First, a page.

I am really glad I listened to my body because, after going to bed at an earlier time and getting a very solid night's rest, I felt much better prepared for my 13K today (the fact that I slept so solidly proved to me that I needed the extra rest!)

It was cold and lightly snowing, and given my paranoia about ice, I decided the safest place to run would be in Springbank Park, and that I would take one dog, the smallest dog with me so that if I encountered ice, I didn't have one of the 70 lb.+ boys pulling me into a dangerous situation (Note: I would rather be safe than sorry; therefore, until I gain more confidence and experience with running the winter, Angus and Kim will likely experience more walk-only days than running. Although I love running with my bigger dogs, and they are well-trained runners, they still have the ability to stop me on a dime when they have a sudden need to stop and pee, to expel, etc. This is what has me concerned).

This run ended up being tough mentally. It started out very well and although I was running with greater care, I was running strong. My first 6K of this run were very good, and I really enjoyed them. I did not look at my Garmin at all during this time. I just enjoyed my run for what it was.

However, when I was running a hillier section of the park behind Storybook Gardens, I decided to check my watch for mileage. For some reason, mentally, I was expecting it to say that I had run between 8-9K. Instead, I learned that I had just run barely 6K. This really shouldn't be a big deal, but for some reason, today, it made me feel very cranky and this funk came over me. How about that choice words, eh? Funk. Various online dictionaries give various meanings for this word, mainly "a state of depression" or a "deep state of depression" so maybe funk is too strong of a word, or perhaps I need to clarify this more by calling it, a cranky funk. I was not happy to see that I had only run 6K by that point, and knowing that I had not even reached the hump mark of this run did not bode well with me.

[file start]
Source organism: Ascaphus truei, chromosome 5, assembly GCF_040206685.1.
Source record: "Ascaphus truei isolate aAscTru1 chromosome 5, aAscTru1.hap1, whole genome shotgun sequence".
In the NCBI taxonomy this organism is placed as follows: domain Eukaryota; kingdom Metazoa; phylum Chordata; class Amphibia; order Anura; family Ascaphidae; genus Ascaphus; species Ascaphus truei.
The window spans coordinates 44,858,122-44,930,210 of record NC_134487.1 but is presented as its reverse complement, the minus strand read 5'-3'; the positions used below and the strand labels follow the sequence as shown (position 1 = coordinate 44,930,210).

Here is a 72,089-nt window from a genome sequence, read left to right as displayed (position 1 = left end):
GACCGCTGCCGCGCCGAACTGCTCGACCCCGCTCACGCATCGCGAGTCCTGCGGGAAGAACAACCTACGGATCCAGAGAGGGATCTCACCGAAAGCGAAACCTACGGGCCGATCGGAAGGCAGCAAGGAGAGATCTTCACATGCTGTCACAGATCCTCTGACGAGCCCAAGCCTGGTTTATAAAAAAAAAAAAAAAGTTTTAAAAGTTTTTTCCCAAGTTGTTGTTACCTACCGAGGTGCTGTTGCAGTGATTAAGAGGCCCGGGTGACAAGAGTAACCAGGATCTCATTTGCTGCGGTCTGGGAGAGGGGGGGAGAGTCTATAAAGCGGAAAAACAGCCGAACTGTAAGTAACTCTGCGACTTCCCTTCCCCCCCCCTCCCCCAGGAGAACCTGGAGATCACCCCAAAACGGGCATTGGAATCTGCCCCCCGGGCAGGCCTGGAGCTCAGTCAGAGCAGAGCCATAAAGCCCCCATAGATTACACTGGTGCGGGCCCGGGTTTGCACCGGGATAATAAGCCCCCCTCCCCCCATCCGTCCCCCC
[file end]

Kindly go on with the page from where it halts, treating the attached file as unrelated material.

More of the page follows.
So for the next 7K, it was probably a good thing that I was running with just a dog because I likely would have been bitching up a storm if someone had been with me!! This turned into such a looooong run, one that seemed without end, but I just kept plugging along, doing my best to ignore the mileage on my watch and setting landmarks as short-term goals for when to check my watch since I knew I would be bitter regardless! I even started advising myself that 10K was good enough for today (the original mileage scheduled), and that I could wait until next week to run 13K.

Thankfully, by 10K, the funk-fueled snipers in my head were somewhat trampled by my dormant type-A voices, when I decided that darn it, I am running 13K today and getting this LR bloody well over with! After running past my previous PR of 11.5 km, I noticed that my pace did pick up slightly. In a very rare instance, I enjoyed the last 1.5K of this long run the most because it was similar to seeing a finish line ... I see a light at the end of a super long, dark tunnel so let's go faster so we can get there quicker!!!!!